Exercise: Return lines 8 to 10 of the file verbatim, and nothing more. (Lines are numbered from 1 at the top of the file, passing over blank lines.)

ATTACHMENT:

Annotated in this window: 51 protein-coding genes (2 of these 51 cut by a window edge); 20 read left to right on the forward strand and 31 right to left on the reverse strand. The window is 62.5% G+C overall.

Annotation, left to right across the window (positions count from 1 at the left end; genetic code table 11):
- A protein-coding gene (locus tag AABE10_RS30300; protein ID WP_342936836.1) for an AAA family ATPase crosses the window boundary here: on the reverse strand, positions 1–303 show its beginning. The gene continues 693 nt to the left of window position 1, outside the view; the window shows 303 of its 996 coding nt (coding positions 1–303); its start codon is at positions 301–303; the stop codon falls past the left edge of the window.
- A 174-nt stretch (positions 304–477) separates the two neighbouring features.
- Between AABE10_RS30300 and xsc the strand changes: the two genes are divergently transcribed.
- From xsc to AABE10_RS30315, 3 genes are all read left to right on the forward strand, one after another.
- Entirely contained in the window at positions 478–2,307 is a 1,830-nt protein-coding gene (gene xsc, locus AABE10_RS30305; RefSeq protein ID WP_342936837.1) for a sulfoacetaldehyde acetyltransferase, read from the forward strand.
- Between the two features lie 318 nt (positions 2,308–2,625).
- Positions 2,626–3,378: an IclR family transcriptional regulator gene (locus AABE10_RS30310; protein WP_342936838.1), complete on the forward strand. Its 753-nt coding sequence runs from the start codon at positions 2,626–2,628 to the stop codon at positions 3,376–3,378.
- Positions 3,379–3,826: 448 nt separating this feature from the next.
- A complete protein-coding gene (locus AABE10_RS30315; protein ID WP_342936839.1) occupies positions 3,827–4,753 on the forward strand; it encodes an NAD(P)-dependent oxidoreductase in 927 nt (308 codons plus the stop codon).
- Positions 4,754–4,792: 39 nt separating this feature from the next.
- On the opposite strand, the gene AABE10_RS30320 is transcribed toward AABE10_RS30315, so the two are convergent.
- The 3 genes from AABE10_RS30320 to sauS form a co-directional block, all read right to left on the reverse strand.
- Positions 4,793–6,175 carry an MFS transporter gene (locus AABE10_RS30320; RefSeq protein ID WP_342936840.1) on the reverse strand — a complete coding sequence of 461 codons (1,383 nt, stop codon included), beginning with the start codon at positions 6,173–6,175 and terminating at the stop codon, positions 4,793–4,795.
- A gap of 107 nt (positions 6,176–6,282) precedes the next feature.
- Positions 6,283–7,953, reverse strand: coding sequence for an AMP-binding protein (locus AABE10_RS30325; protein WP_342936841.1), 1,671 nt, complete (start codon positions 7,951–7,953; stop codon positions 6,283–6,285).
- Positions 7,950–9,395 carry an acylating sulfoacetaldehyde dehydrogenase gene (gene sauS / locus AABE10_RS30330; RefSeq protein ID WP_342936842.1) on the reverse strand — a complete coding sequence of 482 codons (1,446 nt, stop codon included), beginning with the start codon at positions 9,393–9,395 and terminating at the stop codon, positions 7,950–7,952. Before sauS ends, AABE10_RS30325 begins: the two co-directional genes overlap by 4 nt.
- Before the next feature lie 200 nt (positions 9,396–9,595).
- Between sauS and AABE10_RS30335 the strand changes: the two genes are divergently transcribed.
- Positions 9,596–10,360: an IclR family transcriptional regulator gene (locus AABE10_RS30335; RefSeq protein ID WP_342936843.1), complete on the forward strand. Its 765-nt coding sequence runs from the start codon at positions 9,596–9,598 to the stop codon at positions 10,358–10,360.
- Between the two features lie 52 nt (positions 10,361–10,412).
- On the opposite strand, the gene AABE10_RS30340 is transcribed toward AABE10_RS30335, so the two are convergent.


- Between the two features lie 318 nt (positions 2,308–2,625).
- Positions 2,626–3,378: an IclR family transcriptional regulator gene (locus AABE10_RS30310; protein WP_342936838.1), complete on the forward strand. Its 753-nt coding sequence runs from the start codon at positions 2,626–2,628 to the stop codon at positions 3,376–3,378.
- Positions 3,379–3,826: 448 nt separating this feature from the next.